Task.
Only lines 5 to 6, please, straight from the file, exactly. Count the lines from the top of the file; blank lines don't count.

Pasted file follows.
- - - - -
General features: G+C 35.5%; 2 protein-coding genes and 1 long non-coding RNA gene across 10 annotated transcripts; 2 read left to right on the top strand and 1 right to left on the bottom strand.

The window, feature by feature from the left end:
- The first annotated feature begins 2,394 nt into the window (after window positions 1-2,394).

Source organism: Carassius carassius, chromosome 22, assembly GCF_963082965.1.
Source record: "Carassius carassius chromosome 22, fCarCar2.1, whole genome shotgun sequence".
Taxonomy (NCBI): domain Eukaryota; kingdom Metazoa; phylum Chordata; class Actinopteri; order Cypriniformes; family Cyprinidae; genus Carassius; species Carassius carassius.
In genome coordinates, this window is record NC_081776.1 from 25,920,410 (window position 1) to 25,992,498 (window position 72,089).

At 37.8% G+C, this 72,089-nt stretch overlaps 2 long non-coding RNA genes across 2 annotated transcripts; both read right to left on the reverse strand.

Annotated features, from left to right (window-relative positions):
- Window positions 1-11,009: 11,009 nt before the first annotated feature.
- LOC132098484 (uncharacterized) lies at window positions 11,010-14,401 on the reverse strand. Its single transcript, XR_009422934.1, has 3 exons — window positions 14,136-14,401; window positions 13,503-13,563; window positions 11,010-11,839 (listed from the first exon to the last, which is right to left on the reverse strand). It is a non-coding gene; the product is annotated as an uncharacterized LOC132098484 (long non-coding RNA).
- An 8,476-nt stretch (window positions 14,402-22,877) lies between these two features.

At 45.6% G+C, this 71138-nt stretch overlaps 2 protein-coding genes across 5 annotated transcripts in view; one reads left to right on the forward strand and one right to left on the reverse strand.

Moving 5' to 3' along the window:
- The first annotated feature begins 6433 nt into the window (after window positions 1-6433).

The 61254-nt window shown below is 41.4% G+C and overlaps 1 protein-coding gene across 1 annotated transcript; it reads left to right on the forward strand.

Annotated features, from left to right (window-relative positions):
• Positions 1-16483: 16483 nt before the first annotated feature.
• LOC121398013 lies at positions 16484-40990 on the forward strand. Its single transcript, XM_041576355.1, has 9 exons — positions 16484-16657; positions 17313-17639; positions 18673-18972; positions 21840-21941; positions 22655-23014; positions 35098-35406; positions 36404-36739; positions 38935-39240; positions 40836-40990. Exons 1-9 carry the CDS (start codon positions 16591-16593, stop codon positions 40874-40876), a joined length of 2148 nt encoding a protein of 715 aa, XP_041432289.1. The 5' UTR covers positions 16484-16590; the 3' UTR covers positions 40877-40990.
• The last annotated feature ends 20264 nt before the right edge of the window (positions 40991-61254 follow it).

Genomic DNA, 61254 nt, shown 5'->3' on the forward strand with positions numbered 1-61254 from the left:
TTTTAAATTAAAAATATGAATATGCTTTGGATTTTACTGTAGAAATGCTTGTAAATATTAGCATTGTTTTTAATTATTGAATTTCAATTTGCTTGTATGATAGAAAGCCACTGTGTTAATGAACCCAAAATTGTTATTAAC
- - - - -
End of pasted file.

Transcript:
Source record: "Carassius carassius chromosome 22, fCarCar2.1, whole genome shotgun sequence".
Taxonomy (NCBI): domain Eukaryota; kingdom Metazoa; phylum Chordata; class Actinopteri; order Cypriniformes; family Cyprinidae; genus Carassius; species Carassius carassius.